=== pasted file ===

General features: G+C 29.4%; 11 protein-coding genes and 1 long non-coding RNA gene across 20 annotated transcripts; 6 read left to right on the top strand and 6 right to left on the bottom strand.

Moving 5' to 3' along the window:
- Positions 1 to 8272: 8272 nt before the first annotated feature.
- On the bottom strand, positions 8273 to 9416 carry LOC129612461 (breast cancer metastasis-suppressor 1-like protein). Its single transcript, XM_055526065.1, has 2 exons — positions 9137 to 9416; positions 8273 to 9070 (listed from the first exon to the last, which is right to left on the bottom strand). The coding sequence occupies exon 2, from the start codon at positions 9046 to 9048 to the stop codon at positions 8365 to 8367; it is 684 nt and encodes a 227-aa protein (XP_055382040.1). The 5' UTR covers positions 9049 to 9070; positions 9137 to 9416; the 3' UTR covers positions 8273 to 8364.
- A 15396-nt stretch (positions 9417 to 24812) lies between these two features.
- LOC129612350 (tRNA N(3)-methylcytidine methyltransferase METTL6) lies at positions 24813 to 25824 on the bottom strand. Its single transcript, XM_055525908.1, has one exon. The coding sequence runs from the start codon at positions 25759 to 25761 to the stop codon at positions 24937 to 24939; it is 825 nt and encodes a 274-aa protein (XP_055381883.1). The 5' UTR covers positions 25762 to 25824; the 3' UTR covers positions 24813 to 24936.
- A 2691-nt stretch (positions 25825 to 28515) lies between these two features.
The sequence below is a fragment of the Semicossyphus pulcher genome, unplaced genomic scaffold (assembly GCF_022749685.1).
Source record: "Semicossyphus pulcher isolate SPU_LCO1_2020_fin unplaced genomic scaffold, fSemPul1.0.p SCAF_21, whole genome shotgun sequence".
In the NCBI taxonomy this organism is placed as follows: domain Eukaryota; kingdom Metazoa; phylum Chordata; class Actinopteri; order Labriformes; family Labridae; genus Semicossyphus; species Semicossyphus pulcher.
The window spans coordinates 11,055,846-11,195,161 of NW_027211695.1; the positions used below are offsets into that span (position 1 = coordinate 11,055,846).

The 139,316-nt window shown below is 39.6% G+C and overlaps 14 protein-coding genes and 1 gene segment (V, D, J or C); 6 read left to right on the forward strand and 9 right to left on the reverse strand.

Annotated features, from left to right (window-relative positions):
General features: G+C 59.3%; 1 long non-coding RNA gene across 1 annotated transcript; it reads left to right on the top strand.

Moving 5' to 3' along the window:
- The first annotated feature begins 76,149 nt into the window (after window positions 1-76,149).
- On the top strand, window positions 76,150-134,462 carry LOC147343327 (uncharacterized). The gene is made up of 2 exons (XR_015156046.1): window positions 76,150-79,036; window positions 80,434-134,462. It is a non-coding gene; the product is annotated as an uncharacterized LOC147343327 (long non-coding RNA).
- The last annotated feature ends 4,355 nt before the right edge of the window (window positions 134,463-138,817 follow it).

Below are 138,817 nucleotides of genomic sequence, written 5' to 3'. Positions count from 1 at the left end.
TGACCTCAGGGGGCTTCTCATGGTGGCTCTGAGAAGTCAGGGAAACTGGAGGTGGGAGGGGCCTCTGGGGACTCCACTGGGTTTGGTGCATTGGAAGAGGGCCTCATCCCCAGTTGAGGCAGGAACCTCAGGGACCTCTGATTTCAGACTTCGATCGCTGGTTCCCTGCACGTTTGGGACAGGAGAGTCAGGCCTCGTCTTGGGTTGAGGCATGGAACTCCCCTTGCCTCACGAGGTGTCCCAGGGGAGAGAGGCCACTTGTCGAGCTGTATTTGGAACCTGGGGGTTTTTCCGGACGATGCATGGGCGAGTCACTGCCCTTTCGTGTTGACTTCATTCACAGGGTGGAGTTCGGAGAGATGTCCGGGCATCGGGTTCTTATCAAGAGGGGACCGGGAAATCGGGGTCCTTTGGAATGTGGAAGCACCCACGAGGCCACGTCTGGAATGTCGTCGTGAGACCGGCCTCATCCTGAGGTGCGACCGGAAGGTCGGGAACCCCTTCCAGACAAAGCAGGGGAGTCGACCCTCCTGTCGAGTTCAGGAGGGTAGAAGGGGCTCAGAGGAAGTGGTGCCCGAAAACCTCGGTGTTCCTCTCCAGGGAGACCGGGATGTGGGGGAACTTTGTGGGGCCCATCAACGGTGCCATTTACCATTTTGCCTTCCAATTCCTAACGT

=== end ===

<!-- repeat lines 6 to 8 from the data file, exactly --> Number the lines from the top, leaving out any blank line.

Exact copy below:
- LOC129612350 (tRNA N(3)-methylcytidine methyltransferase METTL6) lies at positions 24813 to 25824 on the bottom strand. Its single transcript, XM_055525908.1, has one exon. The coding sequence runs from the start codon at positions 25759 to 25761 to the stop codon at positions 24937 to 24939; it is 825 nt and encodes a 274-aa protein (XP_055381883.1). The 5' UTR covers positions 25762 to 25824; the 3' UTR covers positions 24813 to 24936.
- A 2691-nt stretch (positions 25825 to 28515) lies between these two features.
The sequence below is a fragment of the Semicossyphus pulcher genome, unplaced genomic scaffold (assembly GCF_022749685.1).